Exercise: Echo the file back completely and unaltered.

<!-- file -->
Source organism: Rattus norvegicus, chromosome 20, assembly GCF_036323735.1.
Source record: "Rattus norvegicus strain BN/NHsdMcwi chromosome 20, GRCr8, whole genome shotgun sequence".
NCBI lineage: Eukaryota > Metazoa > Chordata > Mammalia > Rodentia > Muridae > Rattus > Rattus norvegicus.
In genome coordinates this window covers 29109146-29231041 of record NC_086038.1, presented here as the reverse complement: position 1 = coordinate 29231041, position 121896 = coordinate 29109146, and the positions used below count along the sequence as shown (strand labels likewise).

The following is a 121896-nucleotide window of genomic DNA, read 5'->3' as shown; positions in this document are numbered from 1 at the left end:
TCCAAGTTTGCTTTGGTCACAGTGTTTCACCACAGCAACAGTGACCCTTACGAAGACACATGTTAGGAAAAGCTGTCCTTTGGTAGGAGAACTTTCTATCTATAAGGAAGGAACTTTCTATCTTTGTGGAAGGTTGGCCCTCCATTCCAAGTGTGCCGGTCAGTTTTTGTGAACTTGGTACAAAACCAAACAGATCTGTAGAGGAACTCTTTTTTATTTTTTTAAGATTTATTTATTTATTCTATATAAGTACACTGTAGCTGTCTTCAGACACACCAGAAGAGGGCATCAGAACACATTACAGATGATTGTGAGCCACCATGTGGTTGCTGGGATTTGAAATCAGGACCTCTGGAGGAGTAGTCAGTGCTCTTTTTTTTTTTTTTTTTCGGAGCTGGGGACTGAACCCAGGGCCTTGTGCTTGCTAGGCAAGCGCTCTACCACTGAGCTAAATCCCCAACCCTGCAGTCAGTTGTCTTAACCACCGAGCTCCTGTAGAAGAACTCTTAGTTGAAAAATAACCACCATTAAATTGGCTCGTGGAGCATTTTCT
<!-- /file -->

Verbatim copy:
Source organism: Rattus norvegicus, chromosome 20, assembly GCF_036323735.1.
Source record: "Rattus norvegicus strain BN/NHsdMcwi chromosome 20, GRCr8, whole genome shotgun sequence".
NCBI lineage: Eukaryota > Metazoa > Chordata > Mammalia > Rodentia > Muridae > Rattus > Rattus norvegicus.
In genome coordinates this window covers 29109146-29231041 of record NC_086038.1, presented here as the reverse complement: position 1 = coordinate 29231041, position 121896 = coordinate 29109146, and the positions used below count along the sequence as shown (strand labels likewise).

The following is a 121896-nucleotide window of genomic DNA, read 5'->3' as shown; positions in this document are numbered from 1 at the left end:
TCCAAGTTTGCTTTGGTCACAGTGTTTCACCACAGCAACAGTGACCCTTACGAAGACACATGTTAGGAAAAGCTGTCCTTTGGTAGGAGAACTTTCTATCTATAAGGAAGGAACTTTCTATCTTTGTGGAAGGTTGGCCCTCCATTCCAAGTGTGCCGGTCAGTTTTTGTGAACTTGGTACAAAACCAAACAGATCTGTAGAGGAACTCTTTTTTATTTTTTTAAGATTTATTTATTTATTCTATATAAGTACACTGTAGCTGTCTTCAGACACACCAGAAGAGGGCATCAGAACACATTACAGATGATTGTGAGCCACCATGTGGTTGCTGGGATTTGAAATCAGGACCTCTGGAGGAGTAGTCAGTGCTCTTTTTTTTTTTTTTTTTCGGAGCTGGGGACTGAACCCAGGGCCTTGTGCTTGCTAGGCAAGCGCTCTACCACTGAGCTAAATCCCCAACCCTGCAGTCAGTTGTCTTAACCACCGAGCTCCTGTAGAAGAACTCTTAGTTGAAAAATAACCACCATTAAATTGGCTCGTGGAGCATTTTCT